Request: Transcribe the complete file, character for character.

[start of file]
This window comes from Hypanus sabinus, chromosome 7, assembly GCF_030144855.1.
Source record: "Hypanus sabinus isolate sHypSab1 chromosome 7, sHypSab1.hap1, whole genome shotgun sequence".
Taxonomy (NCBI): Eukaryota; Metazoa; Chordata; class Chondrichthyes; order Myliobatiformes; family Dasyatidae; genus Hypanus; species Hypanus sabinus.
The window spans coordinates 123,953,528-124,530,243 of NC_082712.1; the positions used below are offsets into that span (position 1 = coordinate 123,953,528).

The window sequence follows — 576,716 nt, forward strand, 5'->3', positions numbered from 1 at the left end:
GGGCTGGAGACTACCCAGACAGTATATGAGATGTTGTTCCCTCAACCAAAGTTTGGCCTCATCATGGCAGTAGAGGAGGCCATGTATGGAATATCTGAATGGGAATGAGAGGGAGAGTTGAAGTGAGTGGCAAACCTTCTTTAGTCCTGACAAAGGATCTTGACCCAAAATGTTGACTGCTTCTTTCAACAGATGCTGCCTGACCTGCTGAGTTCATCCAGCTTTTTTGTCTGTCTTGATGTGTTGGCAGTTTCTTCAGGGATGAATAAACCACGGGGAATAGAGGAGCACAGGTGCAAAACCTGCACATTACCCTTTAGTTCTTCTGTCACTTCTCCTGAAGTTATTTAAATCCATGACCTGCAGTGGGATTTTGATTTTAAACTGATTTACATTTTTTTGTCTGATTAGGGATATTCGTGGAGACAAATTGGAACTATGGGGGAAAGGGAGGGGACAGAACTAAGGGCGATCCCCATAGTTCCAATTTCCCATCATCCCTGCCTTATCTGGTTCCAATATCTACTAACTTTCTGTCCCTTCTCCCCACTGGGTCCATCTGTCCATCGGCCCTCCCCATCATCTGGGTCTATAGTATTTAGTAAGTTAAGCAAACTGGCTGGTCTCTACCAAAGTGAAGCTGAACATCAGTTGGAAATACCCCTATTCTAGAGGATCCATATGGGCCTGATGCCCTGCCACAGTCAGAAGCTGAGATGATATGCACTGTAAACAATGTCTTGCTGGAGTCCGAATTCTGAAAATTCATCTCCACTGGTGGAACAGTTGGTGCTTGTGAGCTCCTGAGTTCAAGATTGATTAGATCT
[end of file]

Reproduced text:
This window comes from Hypanus sabinus, chromosome 7, assembly GCF_030144855.1.
Source record: "Hypanus sabinus isolate sHypSab1 chromosome 7, sHypSab1.hap1, whole genome shotgun sequence".
Taxonomy (NCBI): Eukaryota; Metazoa; Chordata; class Chondrichthyes; order Myliobatiformes; family Dasyatidae; genus Hypanus; species Hypanus sabinus.
The window spans coordinates 123,953,528-124,530,243 of NC_082712.1; the positions used below are offsets into that span (position 1 = coordinate 123,953,528).

The window sequence follows — 576,716 nt, forward strand, 5'->3', positions numbered from 1 at the left end:
GGGCTGGAGACTACCCAGACAGTATATGAGATGTTGTTCCCTCAACCAAAGTTTGGCCTCATCATGGCAGTAGAGGAGGCCATGTATGGAATATCTGAATGGGAATGAGAGGGAGAGTTGAAGTGAGTGGCAAACCTTCTTTAGTCCTGACAAAGGATCTTGACCCAAAATGTTGACTGCTTCTTTCAACAGATGCTGCCTGACCTGCTGAGTTCATCCAGCTTTTTTGTCTGTCTTGATGTGTTGGCAGTTTCTTCAGGGATGAATAAACCACGGGGAATAGAGGAGCACAGGTGCAAAACCTGCACATTACCCTTTAGTTCTTCTGTCACTTCTCCTGAAGTTATTTAAATCCATGACCTGCAGTGGGATTTTGATTTTAAACTGATTTACATTTTTTTGTCTGATTAGGGATATTCGTGGAGACAAATTGGAACTATGGGGGAAAGGGAGGGGACAGAACTAAGGGCGATCCCCATAGTTCCAATTTCCCATCATCCCTGCCTTATCTGGTTCCAATATCTACTAACTTTCTGTCCCTTCTCCCCACTGGGTCCATCTGTCCATCGGCCCTCCCCATCATCTGGGTCTATAGTATTTAGTAAGTTAAGCAAACTGGCTGGTCTCTACCAAAGTGAAGCTGAACATCAGTTGGAAATACCCCTATTCTAGAGGATCCATATGGGCCTGATGCCCTGCCACAGTCAGAAGCTGAGATGATATGCACTGTAAACAATGTCTTGCTGGAGTCCGAATTCTGAAAATTCATCTCCACTGGTGGAACAGTTGGTGCTTGTGAGCTCCTGAGTTCAAGATTGATTAGATCT